Broward’s Inspector General probes Hallandale Beach CRA – again

By William Gjebre, FloridaBulldog.org 

Hallandale Beach Mayor Joy Cooper is flanked on the left by Commissioners Keith London and Michele Lazarow and on the right by Commissioners Bill Julian and Anthony Sanders. The commission also sits at the city CRA's board of directors

Hallandale Beach Mayor Joy Cooper is flanked on the left by Commissioners Keith London and Michele Lazarow and on the right by Commissioners Bill Julian and Anthony Sanders. The commission also sits at the city CRA’s board of directors

The Broward County Inspector General’s Office has launched another inquiry into Hallandale Beach’s Community Redevelopment Agency, three years after finding the city “grossly mismanaged” millions of dollars in CRA funds.

The first probe led to reform and a grand theft charge against the director of a local cultural program for misspending CRA grant money. What triggered the new probe, however, isn’t known.

“I cannot comment,” said Inspector General John W. Scott, who leads the independent watchdog agency that investigates allegations of fraud, corruption and gross mismanagement at the county and Broward’s 31 municipalities. He’s asked the city and the CRA to submit the requested information by July 1.

A key focus of the inquiry, however, is the city’s Community Benefit Program (CBP). The program seeks to encourage private development and city-funded projects to recruit, train and hire city residents and local vendors.

Tuesday’s letter to the city from the Inspector General’s Office requested a variety of CRA documents from Jan. 1, 2013 to the present. They include: all voting conflict memos submitted by city commissioners, who also serve for directors of the CRA; the minutes of all city commission and CRA meetings; a list of all bid solicitations with a Community Benefit Program component as well as documentation from vendors identifying specific partners to be engaged in the program.

In addition, Inspector General Scott’s office requested documents related to two groups that received grants from the city and the CRA: the Palms Community Action Coalition and the South Florida Educational Development Center.

The latest inquiry set off another disagreement among city officials.

“While the CBP has good intentions,’’ said City Commissioner Keith London, “it is my belief the program has been hijacked and abused by insiders who have used their power and influence to steer contracts and jobs to unqualified persons and companies for no other reason than their political connections.”

London said residents should “review the voting record of each commissioner who has blindly supported the CBP policy, every CBP expenditure and bid sheet awarding millions of taxpayer dollars to firms whose major qualification was their connection to city hall.”

But Mayor Joy Cooper, who has differed bitterly with London in the past, played down the significance of the IG’s records request.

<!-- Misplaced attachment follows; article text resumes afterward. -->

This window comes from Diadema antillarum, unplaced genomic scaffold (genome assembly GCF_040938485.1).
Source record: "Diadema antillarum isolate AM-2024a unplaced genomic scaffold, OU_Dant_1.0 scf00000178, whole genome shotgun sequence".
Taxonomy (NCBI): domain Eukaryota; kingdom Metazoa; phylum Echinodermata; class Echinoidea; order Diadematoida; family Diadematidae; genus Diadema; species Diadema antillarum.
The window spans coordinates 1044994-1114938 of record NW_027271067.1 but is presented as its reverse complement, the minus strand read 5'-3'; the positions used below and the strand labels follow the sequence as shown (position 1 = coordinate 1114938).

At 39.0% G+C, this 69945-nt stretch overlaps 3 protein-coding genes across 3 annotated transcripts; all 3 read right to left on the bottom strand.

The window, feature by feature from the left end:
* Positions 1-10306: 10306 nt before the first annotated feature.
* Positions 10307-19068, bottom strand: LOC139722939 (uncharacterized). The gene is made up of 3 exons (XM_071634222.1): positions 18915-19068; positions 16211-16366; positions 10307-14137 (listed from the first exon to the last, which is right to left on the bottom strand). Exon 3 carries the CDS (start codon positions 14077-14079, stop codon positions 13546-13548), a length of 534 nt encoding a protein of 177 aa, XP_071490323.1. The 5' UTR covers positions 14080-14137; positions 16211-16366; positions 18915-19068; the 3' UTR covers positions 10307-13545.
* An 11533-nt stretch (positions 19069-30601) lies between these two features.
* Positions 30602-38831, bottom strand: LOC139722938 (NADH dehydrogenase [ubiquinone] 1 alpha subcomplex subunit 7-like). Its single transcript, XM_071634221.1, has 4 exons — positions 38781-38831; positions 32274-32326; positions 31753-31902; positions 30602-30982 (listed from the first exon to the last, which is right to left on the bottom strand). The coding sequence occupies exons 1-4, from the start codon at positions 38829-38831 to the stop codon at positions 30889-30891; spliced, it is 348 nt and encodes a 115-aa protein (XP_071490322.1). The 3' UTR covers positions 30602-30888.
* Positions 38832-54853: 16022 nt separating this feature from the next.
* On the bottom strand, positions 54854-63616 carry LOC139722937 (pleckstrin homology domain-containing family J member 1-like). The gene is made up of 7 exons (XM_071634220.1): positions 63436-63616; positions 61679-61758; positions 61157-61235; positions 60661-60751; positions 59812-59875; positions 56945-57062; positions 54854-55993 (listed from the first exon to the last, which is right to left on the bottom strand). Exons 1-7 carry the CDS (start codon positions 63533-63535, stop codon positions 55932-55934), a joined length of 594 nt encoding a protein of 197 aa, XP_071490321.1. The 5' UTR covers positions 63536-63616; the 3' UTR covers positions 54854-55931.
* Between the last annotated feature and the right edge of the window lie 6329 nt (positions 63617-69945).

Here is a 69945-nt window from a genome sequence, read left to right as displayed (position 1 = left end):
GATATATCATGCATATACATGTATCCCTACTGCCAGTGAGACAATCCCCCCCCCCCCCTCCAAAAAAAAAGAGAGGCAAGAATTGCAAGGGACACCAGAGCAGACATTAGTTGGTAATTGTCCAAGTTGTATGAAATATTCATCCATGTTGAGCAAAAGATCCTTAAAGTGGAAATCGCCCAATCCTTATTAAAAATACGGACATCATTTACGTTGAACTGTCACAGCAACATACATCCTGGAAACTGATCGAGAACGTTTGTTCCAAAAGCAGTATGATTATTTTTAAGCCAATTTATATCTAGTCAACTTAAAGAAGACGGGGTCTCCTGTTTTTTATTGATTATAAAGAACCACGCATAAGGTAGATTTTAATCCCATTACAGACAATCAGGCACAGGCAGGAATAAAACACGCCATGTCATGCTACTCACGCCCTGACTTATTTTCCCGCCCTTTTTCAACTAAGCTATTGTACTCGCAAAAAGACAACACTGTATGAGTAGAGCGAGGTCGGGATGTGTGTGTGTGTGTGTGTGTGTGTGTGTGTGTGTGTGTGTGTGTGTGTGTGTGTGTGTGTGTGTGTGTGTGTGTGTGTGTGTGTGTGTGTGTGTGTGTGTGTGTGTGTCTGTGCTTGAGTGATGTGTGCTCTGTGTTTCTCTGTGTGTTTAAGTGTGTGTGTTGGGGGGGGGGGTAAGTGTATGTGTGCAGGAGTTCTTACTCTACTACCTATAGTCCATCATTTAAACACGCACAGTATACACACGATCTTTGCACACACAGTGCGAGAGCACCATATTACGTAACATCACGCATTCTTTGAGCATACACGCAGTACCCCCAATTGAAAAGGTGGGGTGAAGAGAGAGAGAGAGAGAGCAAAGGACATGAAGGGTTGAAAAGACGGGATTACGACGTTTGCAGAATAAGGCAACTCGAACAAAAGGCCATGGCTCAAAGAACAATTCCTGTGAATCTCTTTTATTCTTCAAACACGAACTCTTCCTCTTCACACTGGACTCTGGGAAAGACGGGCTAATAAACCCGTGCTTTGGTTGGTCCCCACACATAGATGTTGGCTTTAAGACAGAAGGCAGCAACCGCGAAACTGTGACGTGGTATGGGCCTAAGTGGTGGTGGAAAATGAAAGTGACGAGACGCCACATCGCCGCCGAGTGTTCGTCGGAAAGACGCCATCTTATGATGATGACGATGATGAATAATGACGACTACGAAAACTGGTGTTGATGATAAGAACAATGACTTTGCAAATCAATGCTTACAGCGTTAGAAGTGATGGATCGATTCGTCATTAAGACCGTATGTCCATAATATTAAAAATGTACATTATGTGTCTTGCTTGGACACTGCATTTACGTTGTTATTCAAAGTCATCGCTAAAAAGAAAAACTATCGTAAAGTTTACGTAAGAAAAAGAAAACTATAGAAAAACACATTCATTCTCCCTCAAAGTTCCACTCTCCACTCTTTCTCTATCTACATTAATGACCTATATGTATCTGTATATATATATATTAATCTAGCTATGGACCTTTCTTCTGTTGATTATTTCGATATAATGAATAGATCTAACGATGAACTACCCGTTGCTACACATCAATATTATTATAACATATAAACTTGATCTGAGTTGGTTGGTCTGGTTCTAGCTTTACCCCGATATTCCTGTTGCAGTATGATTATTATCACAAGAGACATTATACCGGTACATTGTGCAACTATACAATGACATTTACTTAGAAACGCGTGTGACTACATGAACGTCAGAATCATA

We have been in compliance”

Cooper cited the city’s Hallandale Opportunity Program that monitors grants and contracts. She said the program’s monthly reports have indicated compliance with city provisions, including by the Community Benefit Program. “We have tightened up” controls over grants and contracts, Cooper said. “We have been in compliance.”

City Manager Daniel Rosemond added the same internal group has monitored city funds going to South Florida Educational Development Center and there have been “no performance issues.”

Rosemond likewise sought to downplay the significance of the Inspector General’s inquiry, observing that he merely asked for some records.

“This is not an investigation,” Rosemond said in an interview, adding “I don’t believe there is anything substantive” to the inquiry, but rather that the IG has received some information and “has a fiduciary responsibility to look at it.”

In an email to commissioners, Rosemond said, “The nature of the [IG] request appears to center around the city’s Community Benefit Program, its administration and recipients.”

Palms Community Action Coalition members could not be reached; South Florida Educational Development Center members did not return calls for comment.

Palms Community Action Coalition (PCAC) is a group attempting to prevent and reduce crime, drug abuse and gang activity. The coalition came under scrutiny during the Broward Inspector General’s previous probe – although there was no finding of wrongdoing. Under a three-year agreement with the city, PCAC has received a total of $306,000.

According to state documents, the South Florida Educational Development Center, established six years ago, is a non-profit group that provides educational job training for youth and adults in underserved areas. It received $45,000 last year and again this year, and will receive the same amount next year under a three-year agreement ending Sept. 30, 2017.

City Commissioner Michele Lazarow said she and Commissioner London have questioned the effectiveness of the Community Benefits Program. In some instances, she said, city funds appeared to be going to only a few groups. There is also concern that some firms receiving city contracts may be having trouble fulfilling promised job slots because there are not enough qualified workers in the city.